I recall we had this problem in one of my electrical engineering courses, studying packet communications between computers. Unfortunately, I’ve forgotten the answer and it’s driven me nuts for years. If anyone knows, email me.
You have 2 armies, on opposite hilltops. They are allied against an enemy army in the valley between them. Sometimes the 2 armies send runners to send messages to each other. The runners sometimes get killed–say, 1% of the time. So you can’t be 100% sure a message makes it to the recipient.
Now say they 2 armies can defeat the enemy if they attack togehter, but if attacking alone, eihter one will lose. Army 1 wants to attack at sunrise. So they send a runner to 2. But the dilemma is, Army 1 needs to get a message back knowing Army 2 got the message and will attack too. Army 1 can’t assume 2 gets the message since the runner might be killed.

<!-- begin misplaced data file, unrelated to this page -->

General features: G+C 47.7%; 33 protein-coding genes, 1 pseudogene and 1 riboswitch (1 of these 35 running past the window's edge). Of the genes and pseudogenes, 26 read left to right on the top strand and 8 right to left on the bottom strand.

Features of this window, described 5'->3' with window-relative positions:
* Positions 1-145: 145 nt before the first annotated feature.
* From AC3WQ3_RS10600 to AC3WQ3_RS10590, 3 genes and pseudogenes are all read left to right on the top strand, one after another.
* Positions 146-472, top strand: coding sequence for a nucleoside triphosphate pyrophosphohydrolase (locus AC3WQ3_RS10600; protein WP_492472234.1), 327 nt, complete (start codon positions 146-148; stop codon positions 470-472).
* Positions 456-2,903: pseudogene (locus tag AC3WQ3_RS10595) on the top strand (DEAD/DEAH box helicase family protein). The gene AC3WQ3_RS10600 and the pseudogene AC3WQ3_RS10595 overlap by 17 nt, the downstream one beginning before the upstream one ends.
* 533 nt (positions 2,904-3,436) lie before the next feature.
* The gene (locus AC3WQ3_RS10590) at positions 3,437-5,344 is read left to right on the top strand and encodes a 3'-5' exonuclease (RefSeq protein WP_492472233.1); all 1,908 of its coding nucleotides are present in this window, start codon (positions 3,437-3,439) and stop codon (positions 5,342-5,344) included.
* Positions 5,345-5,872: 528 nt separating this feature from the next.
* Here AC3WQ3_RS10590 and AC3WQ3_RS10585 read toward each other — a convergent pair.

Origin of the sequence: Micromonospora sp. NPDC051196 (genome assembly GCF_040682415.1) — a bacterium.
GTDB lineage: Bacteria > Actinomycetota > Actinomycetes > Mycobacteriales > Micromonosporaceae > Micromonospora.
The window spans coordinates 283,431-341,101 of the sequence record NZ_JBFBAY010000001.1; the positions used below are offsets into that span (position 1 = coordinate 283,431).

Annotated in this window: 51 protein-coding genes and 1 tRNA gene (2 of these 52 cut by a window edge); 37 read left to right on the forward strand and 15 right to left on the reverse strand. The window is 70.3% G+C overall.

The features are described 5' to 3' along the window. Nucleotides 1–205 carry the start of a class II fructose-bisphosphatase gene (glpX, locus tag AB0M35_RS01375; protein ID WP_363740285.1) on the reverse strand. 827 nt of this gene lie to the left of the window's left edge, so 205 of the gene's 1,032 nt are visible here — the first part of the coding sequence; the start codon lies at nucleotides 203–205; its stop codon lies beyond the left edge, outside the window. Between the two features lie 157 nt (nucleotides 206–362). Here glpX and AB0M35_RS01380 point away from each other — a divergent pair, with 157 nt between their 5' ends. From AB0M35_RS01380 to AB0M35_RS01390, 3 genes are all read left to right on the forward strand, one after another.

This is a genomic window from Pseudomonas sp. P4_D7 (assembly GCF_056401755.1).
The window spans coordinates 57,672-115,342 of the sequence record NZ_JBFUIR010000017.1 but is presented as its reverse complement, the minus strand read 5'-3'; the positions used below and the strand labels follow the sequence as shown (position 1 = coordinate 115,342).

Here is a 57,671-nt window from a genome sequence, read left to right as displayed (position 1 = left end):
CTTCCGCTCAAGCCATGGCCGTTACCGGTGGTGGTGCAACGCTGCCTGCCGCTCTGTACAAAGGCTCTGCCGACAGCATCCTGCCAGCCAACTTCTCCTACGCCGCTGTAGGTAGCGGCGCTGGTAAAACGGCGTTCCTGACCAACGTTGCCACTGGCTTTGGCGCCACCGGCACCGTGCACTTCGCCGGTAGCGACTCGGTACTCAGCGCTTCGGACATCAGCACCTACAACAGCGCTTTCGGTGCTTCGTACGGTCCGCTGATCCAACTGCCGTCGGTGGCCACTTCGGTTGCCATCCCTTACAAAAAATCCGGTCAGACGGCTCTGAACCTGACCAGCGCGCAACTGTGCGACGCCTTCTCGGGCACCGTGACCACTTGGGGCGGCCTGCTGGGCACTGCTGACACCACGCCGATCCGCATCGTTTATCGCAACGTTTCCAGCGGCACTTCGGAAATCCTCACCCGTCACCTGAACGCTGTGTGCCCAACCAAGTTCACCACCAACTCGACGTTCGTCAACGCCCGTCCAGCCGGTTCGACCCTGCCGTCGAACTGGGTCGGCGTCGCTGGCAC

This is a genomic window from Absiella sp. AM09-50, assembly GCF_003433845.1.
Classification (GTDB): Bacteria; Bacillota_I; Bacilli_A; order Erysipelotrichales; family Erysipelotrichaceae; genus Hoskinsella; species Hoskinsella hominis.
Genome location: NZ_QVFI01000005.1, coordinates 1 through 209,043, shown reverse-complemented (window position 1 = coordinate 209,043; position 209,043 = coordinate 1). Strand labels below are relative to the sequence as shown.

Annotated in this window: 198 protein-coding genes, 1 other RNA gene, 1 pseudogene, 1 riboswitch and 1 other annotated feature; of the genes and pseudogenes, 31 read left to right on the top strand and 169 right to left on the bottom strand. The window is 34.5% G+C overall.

Now Army 2, even if it gets the first message, and wants to attack, wants to be sure 1 got the reply, so 2 does not attack alone.
The question was: is it possible to arrange a communication scheme, given a less than 100% chance of message success, so that they can both attack?
It seems to me NO, but I wonder. It seems to me that to attack you have to have 100% certainty your message made it, and so does the other guy. This must be impossible. You can have an arbitrarily high confidence if you do enough handshaking, I suppose, but you can never be sure. Anyone know if I’m right?